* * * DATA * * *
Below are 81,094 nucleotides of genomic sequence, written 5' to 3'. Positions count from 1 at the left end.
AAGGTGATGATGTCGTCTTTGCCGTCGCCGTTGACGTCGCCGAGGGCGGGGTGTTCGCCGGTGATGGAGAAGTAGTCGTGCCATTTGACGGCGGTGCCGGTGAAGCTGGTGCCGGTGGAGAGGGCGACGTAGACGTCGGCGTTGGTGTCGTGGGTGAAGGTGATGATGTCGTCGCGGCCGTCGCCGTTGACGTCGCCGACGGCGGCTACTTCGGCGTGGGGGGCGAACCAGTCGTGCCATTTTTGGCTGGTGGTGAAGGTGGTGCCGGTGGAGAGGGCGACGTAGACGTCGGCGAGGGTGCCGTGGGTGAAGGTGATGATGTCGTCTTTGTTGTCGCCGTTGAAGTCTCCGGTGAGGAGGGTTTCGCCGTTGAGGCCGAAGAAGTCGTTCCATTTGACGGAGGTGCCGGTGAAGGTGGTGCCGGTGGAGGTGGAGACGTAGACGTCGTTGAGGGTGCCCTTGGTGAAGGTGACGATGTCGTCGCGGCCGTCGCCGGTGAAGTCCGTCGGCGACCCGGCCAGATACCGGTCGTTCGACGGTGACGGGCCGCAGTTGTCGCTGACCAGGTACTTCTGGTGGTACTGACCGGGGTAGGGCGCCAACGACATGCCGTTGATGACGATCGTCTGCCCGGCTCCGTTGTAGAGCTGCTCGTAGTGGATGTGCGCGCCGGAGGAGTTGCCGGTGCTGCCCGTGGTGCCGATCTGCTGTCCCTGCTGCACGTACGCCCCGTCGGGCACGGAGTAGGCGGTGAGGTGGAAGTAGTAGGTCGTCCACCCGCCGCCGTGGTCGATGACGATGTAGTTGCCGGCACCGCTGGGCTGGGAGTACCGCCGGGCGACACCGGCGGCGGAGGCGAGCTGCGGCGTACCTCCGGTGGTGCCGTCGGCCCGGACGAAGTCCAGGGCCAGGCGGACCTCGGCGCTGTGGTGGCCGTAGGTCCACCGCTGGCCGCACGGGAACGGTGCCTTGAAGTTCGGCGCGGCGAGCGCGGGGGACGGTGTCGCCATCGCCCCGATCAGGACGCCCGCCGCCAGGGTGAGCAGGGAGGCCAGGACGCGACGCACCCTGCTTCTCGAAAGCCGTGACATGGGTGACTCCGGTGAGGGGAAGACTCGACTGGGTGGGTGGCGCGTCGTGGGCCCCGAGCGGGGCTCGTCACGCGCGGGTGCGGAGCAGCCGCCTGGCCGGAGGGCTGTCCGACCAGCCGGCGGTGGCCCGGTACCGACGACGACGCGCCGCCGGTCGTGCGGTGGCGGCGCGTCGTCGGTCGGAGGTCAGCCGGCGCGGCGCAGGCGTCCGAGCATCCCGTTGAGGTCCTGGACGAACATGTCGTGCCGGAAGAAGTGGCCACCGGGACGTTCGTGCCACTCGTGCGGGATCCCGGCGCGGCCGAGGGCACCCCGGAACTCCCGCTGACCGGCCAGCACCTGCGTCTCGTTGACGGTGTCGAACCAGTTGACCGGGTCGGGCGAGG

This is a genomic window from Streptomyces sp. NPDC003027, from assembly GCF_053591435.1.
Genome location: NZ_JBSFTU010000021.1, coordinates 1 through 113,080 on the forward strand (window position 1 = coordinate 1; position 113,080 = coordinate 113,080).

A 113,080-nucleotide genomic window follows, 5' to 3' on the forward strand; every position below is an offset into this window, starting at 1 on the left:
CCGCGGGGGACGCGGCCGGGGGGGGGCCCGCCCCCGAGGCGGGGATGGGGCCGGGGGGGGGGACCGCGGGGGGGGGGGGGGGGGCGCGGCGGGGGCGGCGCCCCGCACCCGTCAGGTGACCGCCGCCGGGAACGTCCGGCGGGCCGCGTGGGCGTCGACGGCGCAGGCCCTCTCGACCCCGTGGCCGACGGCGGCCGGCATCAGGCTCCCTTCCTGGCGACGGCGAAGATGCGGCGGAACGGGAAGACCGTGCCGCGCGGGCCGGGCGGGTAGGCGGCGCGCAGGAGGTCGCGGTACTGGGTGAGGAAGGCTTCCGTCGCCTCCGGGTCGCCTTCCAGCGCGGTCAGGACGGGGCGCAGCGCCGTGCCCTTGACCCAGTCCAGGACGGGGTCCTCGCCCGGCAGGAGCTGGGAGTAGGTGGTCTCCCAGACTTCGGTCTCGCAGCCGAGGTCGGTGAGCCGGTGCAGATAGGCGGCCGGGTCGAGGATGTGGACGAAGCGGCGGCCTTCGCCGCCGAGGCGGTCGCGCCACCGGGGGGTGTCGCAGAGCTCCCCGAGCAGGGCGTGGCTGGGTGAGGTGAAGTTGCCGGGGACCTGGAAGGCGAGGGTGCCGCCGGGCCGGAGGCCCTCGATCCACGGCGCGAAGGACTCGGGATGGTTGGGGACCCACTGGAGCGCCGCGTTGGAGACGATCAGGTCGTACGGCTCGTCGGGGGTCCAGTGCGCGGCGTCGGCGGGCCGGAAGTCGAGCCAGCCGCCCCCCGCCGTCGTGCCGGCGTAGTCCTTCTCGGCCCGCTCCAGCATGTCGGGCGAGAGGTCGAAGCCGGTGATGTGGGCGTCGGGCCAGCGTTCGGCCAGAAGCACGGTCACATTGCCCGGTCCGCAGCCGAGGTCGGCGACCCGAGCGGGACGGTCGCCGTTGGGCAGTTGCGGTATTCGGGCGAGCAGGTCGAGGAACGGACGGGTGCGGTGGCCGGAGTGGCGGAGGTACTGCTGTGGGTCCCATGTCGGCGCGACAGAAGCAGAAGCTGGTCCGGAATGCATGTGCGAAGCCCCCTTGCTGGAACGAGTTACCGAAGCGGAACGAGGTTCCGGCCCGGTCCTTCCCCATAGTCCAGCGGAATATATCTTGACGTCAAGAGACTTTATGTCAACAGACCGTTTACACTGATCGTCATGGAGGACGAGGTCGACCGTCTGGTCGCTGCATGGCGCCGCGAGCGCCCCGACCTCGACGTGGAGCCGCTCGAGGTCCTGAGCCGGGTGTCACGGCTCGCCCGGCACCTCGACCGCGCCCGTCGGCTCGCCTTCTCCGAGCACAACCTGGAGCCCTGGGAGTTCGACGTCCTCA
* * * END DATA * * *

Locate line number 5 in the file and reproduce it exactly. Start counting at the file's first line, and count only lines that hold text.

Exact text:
A 113,080-nucleotide genomic window follows, 5' to 3' on the forward strand; every position below is an offset into this window, starting at 1 on the left: